Savage Rascal Review

Savage Rascal Pink

A length of pull for little ones

A few weeks ago, I brought my 6 year old out to the shooting range for the first time. We first went over a simplified version of the safety briefing I give to everyone I bring out, and then headed out. He was pumped! But as soon as I got him on my Marlin 795 22, I knew it wasn’t the right rifle. That light little Marlin was perfect for plinking away, but the length of pull was too long! My boy couldn’t reach his right hand over to the trigger AND get his face in the right position. Now, maybe that’s a lesson that 6 is too young. It is without direct, active supervision, but I don’t believe it’s too young to try sometimes. What you really need to introduce shooters this young to the sport safely is a rifle with much smaller dimensions. Enter,

The Savage Rascal

The Savage Rascal is a single shot 22 built to a low price point for young shooters. Available in wood, and a variety of colors in a synthetic stock, the Rascal is the choice for young shooters. Importantly, it has a length of pull of only 11.25″. Compared with my Marlin 795’s 14″ LOP, it’s an advantage. The Rascal is also much lighter at 2.66 lbs vs 4.5 on the Marlin 795. So it’s dimensionally a very small rimfire rifle.


rear sight adjustmentsThere are very few. Hey, this is a single shot 22, what do you expect? Most importantly, the rifle includes a Savage Accutrigger, an important consideration given how little finger strength 6 year olds have. There’s a safety on the right of the action, and a plastic feed sled to help guide shells placed in the action into the breech. The included aperture sights are hand adjustable on the rear, but the adjustments are pretty crude. A low profile red dot might be an easier option if you want the child to pick up shooting quickly, and given the drilled and tapped receiver, is an option you have. Between learning form, trigger pull, gun safety and everything else on a first outting, I’d really recommend going that route to start with. You can always teach them proper aperture use later after they’ve got enough ground work with other fundamentals. Older kids could probably jump straight to iron sights, but this isn’t really a rimfire for older kids.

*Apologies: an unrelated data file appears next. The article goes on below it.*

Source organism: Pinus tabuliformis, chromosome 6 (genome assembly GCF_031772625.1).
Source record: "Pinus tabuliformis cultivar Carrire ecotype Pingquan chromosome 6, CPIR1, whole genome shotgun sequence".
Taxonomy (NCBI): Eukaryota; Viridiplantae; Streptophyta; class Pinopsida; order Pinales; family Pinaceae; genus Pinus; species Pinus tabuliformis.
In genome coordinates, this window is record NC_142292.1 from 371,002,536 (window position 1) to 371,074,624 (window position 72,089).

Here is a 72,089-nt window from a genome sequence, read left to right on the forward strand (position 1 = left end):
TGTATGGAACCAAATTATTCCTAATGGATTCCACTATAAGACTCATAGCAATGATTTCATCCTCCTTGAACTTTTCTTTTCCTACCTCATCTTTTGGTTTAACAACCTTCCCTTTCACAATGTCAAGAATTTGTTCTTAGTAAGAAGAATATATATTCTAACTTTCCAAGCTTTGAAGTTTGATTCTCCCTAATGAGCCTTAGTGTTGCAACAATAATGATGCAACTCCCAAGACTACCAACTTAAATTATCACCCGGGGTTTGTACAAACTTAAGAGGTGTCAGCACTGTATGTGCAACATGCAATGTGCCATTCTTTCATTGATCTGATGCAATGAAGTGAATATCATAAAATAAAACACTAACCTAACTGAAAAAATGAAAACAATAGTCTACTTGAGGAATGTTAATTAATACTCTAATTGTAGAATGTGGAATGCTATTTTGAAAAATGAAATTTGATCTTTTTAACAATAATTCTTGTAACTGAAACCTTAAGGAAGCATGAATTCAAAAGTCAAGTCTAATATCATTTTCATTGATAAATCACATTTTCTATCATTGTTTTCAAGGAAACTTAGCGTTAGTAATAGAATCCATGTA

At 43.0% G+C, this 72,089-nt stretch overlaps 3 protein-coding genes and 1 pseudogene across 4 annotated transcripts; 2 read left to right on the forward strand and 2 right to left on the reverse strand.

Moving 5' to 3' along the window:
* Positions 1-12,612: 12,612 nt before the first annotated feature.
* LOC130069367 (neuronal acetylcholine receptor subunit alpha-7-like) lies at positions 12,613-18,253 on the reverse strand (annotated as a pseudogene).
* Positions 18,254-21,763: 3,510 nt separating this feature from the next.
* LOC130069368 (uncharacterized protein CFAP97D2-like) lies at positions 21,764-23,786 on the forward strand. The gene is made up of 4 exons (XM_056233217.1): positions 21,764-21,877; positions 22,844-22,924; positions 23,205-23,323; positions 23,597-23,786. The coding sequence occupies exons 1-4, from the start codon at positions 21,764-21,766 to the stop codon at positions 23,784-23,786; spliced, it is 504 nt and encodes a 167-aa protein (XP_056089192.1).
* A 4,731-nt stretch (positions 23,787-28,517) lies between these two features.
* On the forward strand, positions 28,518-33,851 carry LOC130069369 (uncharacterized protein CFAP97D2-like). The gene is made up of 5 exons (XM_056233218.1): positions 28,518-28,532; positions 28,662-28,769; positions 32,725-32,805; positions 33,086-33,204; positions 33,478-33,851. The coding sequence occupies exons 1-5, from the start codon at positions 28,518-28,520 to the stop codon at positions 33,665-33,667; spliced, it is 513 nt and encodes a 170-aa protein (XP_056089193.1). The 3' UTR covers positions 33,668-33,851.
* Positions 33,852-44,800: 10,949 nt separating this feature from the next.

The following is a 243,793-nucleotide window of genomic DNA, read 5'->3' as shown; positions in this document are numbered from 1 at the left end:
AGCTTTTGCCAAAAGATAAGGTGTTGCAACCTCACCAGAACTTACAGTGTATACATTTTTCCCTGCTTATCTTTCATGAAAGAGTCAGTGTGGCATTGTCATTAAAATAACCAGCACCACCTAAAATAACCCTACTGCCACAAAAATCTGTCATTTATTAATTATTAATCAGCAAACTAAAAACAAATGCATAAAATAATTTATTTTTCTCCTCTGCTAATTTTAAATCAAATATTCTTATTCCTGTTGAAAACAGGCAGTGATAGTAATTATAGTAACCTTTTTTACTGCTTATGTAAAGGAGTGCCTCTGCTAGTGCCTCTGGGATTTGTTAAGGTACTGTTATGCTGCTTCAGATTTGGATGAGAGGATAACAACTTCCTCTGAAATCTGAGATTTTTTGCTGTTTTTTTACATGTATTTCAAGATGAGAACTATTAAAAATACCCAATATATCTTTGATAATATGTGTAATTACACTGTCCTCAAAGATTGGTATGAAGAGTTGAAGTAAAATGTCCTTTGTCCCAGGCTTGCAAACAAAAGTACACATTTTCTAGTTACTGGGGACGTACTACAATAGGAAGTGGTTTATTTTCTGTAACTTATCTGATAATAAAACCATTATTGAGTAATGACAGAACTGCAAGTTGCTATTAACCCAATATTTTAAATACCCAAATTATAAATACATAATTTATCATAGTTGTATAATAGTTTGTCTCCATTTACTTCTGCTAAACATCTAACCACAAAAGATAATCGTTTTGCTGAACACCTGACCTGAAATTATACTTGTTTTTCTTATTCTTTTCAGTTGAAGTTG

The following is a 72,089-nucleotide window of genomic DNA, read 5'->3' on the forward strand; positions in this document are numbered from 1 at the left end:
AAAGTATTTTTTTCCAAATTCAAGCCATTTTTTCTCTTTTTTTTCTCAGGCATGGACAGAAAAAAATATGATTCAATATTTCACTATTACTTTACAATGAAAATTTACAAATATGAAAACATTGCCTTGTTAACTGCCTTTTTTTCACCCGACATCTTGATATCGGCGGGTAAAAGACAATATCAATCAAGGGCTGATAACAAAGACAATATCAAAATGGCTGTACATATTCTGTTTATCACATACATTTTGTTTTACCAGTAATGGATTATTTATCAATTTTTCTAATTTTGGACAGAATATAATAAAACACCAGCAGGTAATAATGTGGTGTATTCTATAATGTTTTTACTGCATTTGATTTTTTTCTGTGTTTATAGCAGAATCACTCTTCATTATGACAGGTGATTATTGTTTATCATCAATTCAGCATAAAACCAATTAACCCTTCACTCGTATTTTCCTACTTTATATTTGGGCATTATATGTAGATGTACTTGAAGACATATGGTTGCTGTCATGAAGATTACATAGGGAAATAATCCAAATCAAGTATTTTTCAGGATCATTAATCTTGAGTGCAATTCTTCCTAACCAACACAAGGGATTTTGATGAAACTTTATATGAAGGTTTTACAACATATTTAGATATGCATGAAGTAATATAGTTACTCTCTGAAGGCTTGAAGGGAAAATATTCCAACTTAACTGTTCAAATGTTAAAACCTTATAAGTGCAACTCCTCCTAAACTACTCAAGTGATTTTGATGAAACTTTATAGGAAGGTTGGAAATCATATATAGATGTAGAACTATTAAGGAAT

I have no idea what the max accuracy of this rifle is. Putting a big scope on these looks silly. Does it matter? It hits the cans I shoot at, and it’ll be more accurate than the kid shooting it.

Is it for adults too?

You could, but why? I mean, if it’s all you have. . .sure, but for the same price you could pick up that Marlin 795, Mossberg 702, Marlin XT-22, Savage Mark II, Remington 597, or a plethora of other non-single shot 22’s. It’s light, but it’d make an awful survival rifle, so an application as a light aircraft or canoe survival rifle is out. Like Trix, it’s for kids. Even bigger kids might want to look to a “normal” sized 22.

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